One of my absolute favorite things to do is to wrap myself in a warm blanket and snuggle with Max, our legs intertwined on the couch as we watch a movie and talk about what we see. There is something so profoundly comforting in the proximity of his heart to mine that no matter who is upset, tired, sick, uncertain – our first instinct is to embrace, to hug, and to re-calibrate our breath, and the beat of our hearts, together.
Last year I spent the first quarter of the year – January through March – so sick and laid out with the initial weeks of my pregnancy with Adeline that it became strenuous for me to move. Max and I spent months at home, him on the couch next to me, as we watched hours of children’s programming on PBS and Netflix every day.
With each week, my hyperemesis symptoms of extreme nausea, loss of appetite, and weakness stripped me of everything that I knew myself to be. I was left feeling hopeless, helpless, and severely depressed. I felt like a terrible mother. I felt like a terrible partner. I felt terrible. Period.
I reminded myself every day that my yoga teacher training had prepared me for this. The level of depth of inner reflection, the way it helps you to reframe how you identify yourself, to detach identity from the physical world and focus on the internal landscape by which you live. And yet – even that inner place, free from material goods or accomplishment descriptors, had been stripped away from me.
I was too tired, even, to think.
So Max and I spent our days laid out on the couch. And while I preferred being home alone because it freed me from the burden of any responsibility to anyone else, I found comfort in his presence. His body next to mine, his smile and attention, his support when I needed help. And yet, when I thought he wasn’t looking, I cried. I descended into the darkness of depression, feeling like a prisoner trapped by my physical body and worried that I may never recover or worse – that this was the way I would always be.
It was hard.
And yet, there was still something genuinely comforting about that time.
I thought of that time today, when Max wanted to watch a kid’s show about the alphabet. It was a series we watched on repeat – over and over again – this time last year. Now, just hearing the opening theme song brings me back to that time. What is interesting about the recall, is that I don’t feel sad or guilty or disappointed. When I hear that song, I feel comforted. I feel the closeness of Max and I, snuggling on the couch while we learn about letters. I feel happy at that memory. I feel so incredibly fortunate.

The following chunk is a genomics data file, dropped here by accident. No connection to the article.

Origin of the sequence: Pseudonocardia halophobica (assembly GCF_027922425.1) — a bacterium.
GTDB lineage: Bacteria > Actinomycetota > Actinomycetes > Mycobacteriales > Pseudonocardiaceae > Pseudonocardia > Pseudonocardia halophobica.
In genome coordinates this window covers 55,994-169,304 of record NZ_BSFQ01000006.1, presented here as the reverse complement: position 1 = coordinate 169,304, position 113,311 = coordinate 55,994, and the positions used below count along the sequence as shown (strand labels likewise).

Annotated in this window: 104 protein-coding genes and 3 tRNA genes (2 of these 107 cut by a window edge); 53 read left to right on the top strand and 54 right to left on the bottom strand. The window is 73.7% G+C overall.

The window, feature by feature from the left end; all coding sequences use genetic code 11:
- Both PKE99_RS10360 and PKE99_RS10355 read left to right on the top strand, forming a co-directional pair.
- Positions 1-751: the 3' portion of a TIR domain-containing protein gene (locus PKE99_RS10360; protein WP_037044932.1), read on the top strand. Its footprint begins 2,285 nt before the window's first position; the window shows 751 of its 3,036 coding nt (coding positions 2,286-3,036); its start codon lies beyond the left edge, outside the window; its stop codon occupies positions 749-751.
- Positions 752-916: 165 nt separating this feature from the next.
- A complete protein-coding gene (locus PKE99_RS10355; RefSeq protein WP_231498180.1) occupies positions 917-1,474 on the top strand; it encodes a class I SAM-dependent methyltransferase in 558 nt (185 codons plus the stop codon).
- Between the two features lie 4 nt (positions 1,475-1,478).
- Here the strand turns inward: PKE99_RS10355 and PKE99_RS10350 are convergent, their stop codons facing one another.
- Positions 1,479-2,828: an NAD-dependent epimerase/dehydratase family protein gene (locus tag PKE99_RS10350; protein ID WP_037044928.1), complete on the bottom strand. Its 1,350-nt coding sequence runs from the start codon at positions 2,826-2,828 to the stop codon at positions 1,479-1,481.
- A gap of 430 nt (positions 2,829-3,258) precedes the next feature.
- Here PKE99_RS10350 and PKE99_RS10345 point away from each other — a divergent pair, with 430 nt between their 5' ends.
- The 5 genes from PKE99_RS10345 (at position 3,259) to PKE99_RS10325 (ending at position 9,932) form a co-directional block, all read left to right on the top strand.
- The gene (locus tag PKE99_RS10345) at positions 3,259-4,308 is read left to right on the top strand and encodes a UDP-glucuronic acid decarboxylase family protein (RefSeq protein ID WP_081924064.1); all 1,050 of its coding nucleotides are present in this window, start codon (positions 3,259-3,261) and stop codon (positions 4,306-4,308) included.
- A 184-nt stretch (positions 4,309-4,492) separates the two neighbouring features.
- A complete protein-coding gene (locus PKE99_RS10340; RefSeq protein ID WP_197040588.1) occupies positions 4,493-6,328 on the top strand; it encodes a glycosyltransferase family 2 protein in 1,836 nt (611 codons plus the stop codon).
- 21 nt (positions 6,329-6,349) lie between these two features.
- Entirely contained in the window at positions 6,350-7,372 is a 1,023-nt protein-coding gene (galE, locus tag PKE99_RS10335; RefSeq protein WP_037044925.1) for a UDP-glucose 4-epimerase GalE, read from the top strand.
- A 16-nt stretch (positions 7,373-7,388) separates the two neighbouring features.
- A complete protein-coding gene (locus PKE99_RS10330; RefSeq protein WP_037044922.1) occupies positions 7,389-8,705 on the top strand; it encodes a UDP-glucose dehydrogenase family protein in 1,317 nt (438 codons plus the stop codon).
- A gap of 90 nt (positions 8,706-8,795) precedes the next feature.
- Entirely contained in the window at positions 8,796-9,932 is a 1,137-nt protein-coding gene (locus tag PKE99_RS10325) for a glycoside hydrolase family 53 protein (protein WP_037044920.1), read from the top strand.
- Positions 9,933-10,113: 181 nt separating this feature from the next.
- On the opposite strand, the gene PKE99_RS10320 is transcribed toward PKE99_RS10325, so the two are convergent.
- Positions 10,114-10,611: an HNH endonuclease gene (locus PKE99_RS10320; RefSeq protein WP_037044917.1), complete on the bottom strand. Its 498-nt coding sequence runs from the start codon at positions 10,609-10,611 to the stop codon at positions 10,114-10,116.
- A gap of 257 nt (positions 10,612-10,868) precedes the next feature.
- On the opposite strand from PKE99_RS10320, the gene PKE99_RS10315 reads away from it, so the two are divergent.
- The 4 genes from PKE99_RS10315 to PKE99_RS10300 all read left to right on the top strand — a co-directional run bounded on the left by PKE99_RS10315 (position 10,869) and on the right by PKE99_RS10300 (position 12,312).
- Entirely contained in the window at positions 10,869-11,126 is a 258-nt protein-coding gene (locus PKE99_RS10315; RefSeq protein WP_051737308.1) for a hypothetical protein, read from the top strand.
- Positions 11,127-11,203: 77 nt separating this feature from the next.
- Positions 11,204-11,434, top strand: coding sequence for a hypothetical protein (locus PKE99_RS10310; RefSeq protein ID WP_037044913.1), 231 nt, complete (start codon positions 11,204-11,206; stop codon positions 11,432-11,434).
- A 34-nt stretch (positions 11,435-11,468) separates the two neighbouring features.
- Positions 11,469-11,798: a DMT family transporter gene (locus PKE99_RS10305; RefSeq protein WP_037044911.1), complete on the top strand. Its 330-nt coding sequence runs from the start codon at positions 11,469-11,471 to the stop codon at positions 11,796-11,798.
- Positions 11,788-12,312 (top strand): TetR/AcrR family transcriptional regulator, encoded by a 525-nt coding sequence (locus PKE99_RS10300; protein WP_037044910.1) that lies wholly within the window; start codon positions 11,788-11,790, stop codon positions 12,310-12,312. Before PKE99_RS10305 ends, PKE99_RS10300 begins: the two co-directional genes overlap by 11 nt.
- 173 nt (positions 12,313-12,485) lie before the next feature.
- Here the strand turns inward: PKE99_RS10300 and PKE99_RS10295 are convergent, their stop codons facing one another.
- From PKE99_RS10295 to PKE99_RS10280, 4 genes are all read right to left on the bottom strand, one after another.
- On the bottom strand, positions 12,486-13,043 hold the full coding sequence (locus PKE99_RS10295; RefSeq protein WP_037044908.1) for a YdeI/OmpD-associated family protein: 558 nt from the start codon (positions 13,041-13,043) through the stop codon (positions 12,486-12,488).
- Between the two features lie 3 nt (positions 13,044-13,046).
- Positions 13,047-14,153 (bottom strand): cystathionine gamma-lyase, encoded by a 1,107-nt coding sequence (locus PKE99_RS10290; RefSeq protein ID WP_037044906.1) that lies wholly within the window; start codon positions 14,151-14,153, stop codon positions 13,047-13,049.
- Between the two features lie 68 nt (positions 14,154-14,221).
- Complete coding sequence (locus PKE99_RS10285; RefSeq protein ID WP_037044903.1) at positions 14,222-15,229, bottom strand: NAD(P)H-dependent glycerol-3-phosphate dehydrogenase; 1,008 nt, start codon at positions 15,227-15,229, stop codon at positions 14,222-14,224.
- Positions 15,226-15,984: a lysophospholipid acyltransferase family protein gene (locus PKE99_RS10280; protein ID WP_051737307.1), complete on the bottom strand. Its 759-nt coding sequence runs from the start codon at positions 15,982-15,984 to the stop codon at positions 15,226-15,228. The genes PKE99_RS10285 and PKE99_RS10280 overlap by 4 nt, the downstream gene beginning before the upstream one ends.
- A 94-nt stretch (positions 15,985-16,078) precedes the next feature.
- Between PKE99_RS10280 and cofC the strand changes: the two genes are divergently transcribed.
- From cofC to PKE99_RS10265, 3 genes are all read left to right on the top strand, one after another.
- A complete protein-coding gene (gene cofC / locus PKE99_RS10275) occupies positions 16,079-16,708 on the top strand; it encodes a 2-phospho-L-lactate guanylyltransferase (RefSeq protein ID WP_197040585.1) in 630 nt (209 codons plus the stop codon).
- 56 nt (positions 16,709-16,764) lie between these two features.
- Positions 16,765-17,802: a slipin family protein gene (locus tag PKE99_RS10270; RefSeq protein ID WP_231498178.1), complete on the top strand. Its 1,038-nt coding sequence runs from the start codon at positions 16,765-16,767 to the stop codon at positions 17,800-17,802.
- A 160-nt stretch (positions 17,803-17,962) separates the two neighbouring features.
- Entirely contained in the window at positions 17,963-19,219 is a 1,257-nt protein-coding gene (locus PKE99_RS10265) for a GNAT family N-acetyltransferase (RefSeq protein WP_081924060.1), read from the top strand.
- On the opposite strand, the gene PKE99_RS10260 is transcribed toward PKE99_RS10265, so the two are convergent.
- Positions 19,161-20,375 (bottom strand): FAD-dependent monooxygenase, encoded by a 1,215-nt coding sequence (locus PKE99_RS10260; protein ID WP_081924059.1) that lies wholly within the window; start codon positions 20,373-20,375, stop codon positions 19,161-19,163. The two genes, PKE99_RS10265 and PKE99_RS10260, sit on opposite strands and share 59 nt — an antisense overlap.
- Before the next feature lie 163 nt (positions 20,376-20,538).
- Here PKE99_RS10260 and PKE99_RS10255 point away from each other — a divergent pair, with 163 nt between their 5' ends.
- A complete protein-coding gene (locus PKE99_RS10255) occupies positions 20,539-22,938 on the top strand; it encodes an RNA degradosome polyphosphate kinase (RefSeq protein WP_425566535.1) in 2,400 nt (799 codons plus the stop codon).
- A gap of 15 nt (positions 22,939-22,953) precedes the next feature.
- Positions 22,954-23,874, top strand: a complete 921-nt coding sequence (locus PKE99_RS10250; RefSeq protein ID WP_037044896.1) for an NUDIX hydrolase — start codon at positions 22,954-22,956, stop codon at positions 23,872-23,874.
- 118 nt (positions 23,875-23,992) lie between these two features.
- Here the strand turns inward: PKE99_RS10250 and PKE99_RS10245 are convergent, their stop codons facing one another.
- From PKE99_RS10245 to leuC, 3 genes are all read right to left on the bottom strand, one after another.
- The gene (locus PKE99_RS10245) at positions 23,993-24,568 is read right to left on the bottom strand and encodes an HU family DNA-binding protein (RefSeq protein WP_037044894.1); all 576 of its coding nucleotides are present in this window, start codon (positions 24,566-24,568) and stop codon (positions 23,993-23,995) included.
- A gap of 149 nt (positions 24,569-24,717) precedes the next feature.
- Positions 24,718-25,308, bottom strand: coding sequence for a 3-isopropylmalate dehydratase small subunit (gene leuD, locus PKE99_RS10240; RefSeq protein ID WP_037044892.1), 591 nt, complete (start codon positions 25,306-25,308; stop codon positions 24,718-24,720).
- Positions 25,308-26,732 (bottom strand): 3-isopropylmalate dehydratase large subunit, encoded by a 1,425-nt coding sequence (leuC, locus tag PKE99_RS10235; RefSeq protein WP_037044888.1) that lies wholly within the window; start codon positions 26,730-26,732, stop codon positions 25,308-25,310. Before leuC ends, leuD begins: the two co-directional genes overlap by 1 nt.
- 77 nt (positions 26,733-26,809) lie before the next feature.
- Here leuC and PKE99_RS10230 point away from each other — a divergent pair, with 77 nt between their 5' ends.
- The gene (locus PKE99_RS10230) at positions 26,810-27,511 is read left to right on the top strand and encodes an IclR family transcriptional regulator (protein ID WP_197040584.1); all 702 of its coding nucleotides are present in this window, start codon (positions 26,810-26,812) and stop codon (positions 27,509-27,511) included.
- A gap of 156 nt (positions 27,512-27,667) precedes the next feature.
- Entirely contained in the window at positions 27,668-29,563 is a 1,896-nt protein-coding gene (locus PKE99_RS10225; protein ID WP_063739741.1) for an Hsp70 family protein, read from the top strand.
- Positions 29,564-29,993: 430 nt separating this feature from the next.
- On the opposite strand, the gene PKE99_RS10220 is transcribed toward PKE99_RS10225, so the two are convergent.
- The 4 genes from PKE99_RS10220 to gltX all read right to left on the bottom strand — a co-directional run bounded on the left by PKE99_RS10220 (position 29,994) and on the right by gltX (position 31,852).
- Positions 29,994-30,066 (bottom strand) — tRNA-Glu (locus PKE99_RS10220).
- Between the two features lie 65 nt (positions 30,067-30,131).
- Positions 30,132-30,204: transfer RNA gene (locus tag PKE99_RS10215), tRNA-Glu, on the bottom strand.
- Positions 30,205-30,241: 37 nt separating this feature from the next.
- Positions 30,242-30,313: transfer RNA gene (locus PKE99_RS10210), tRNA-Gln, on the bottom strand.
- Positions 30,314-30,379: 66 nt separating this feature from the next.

Our Children are Literally A Part of Us
It turns out, there are some pretty amazing features about the connection between moms and their kids. According to this MommyPotamus article 5 Surprising But True Facts About Motherhood, pieces of our children literally remain in our bodies long past birth.
“In pregnancy, women are shape-shifters, their bellies waxing like the moon. After delivery, they hold another kind of magic: microchimerism, a condition in which women harbor cells that originated in their children even decades after birth.” (Source: The Atlantic)
These cells, full of our children’s DNA, collect in our hearts, our brains . . . everywhere we can think of. They become part of us, often staying with us for decades upon decades.
“When the heart is injured, fetal cells seem to flock to the site of injury and turn into several different types of specialized heart cells. Some of these cells may even start beating, a mouse study found. So technically, those icky-sweet Mother’s Day cards may be right: A mother really does hold her children in her heart.” (source)
It turns out, when a child is in close proximity to their parents, they synchronize heartbeats. And that’s especially true during stressful situations like the one I described above. I would even go a step farther to add that, during those times, the connection and bond we form is made stronger, creating a safe, dependable physiological reliance on one another to find calm in stress, comfort in times of pain, ease in the burdens of life.
And, truly, I feel that. I feel it when Max bumps his knee or gets frustrated with a task. Some part of me experiences his pain. And even when it makes absolutely no sense, all I want to do is hug him, hold him tight, and never, ever let go.
For several years Ali Edwards has started her year with a word. No resolutions or promises to break, just one little word® to check back on for guidance or reflection. As she describes it, “You live with it. You invite it into your life. You let it speak to you. Follow where it leads. There are so many possibilities.” After a challenging 2016, my choice for 2017 is to become SECURE. Each month, I’m focused on a different aspect of securing who I am, where I am, and what we’re doing. I hope you’ll join me on this journey. For more of my one little word, follow my tag one little word.
MOPS, or Mothers of Preschoolers, is and international organization that encourages and equips mothers of young children to realize their potential as mothers and leaders. “We’ve all been placed in this time and place in history, as the tribe of women who are raising the world. And the beauty of it is that we don’t all have to agree with one another but everyone is in and we all need each other.” This 28-day challenge is coupled with reading, a daily truth or dare, and videos and resources that allow us to connect, discuss, and dive into this topic of woman-hood and mother-hood. Come back daily, or read along in this thread, to see my posts and stories for each day.